[lg policy] The New Universal Language of Plants

Harold Schiffman haroldfs at GMAIL.COM
Fri Jan 6 14:56:42 UTC 2012

The New Universal Language of Plants
Published: January 5, 2012

When Linnaeus standardized the system of species description in the
18th century, Latin was the language of science. So it has remained,
if only in a highly technical sense. The binomial names used by Homo
sapiens are Latin, and for years botanists, unlike zoologists, were
still required to use a page or two of Latin to describe the
distinctive characteristics of a newly named species — the attributes
that made it different from any other. But no more. As of Jan. 1,
diagnostic botanical descriptions may be written in Latin or English,
and the electronic publication of new names is accepted.

These changes acknowledge some basic facts. Botanical Latin is barely
Latin at all, since it includes a huge new scientific vocabulary that
would have stumped Cicero. Nor is a Latin description of a new species
likely to be more accurate or internationally intelligible than one in
English. Furthermore, scientific publication is increasingly moving to
the Internet, expanding accessibility. It makes no sense to slow the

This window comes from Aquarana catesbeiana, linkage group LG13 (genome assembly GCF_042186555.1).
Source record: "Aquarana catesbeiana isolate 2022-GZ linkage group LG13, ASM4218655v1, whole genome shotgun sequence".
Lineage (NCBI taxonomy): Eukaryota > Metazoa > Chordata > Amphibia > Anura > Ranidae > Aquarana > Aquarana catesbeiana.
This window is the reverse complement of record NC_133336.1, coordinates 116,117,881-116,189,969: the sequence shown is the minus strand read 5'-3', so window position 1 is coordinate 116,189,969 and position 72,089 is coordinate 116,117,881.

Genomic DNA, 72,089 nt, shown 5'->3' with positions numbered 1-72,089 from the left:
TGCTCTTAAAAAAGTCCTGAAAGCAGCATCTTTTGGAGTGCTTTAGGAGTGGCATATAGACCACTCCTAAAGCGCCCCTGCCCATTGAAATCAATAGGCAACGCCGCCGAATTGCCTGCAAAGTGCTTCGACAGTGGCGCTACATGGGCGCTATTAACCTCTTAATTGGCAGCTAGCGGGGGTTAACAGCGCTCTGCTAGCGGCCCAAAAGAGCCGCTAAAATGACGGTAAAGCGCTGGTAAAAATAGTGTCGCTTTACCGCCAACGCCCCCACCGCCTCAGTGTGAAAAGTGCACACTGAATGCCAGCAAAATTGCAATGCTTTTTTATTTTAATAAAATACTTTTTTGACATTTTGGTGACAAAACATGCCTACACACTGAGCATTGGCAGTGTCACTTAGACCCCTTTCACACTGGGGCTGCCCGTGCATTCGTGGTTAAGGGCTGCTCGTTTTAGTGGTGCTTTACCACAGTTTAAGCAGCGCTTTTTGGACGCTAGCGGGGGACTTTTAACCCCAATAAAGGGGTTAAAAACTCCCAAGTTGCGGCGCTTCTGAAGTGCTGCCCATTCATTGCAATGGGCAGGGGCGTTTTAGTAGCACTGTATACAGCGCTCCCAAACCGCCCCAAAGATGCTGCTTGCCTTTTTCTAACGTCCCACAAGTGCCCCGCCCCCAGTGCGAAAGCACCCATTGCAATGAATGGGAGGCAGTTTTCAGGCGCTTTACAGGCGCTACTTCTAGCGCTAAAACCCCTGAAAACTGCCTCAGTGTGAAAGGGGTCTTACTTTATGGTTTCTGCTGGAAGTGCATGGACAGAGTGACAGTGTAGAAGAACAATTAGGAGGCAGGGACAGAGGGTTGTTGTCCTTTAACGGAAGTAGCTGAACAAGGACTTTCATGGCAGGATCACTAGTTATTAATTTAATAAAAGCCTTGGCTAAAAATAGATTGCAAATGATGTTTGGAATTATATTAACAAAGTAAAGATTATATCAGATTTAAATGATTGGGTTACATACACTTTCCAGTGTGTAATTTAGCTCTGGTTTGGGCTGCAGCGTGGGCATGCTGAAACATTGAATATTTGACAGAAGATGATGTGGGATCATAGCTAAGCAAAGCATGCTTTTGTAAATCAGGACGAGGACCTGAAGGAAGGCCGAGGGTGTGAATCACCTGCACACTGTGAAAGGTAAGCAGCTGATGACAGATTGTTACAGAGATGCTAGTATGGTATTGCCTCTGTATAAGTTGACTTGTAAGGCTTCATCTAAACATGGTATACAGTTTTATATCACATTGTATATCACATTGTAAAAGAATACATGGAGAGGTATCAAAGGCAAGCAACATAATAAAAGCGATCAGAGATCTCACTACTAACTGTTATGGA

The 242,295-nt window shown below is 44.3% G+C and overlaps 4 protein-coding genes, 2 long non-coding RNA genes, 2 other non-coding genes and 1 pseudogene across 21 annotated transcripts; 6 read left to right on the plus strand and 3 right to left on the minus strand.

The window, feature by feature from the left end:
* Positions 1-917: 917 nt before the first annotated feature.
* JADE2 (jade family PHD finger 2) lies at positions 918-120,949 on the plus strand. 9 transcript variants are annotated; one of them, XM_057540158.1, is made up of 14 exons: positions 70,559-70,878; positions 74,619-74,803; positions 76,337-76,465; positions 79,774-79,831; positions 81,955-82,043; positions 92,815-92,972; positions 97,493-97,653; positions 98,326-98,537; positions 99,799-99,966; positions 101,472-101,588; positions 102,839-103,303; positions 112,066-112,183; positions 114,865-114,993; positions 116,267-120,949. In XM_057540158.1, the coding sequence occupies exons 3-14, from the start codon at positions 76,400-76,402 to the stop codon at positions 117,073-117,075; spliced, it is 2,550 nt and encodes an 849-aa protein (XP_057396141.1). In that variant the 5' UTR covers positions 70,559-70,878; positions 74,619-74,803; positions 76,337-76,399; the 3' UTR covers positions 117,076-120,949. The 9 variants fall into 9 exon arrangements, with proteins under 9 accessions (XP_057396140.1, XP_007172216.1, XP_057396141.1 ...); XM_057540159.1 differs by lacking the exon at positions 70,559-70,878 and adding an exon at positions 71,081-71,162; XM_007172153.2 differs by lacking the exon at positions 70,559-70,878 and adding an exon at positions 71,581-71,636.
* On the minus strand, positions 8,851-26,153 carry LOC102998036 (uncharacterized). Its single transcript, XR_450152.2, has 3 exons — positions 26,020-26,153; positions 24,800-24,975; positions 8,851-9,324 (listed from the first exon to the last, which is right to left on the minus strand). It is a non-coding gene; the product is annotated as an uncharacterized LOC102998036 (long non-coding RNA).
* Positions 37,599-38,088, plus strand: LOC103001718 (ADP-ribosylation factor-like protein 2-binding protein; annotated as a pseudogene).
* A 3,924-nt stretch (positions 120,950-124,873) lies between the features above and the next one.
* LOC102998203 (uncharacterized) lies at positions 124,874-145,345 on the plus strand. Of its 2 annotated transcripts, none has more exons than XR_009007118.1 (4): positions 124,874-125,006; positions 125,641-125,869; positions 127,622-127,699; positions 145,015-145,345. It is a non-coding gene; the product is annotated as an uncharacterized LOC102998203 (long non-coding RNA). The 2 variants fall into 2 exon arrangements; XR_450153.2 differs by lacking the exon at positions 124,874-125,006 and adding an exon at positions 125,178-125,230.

rate of botanical description by forcing scientists to learn how to
encode their discoveries in Latin or by putting up with the lag time
in getting a discovery into actual print.

Unlike modern botanists, Linnaeus felt no special urgency in going
about his job. As climate change alters our world, anything that
speeds up the description of species before they vanish is welcome. As
it is, botanists have described roughly 200,000 species, with about
2,000 new species being described each year at the current rate. At
best, they are less than halfway through the task of indexing all the
plants, fungi and algae on earth.



 Harold F. Schiffman

Professor Emeritus of
 Dravidian Linguistics and Culture
Dept. of South Asia Studies
University of Pennsylvania
Philadelphia, PA 19104-6305

Phone:  (215) 898-7475
Fax:  (215) 573-2138

Email:  haroldfs at gmail.com


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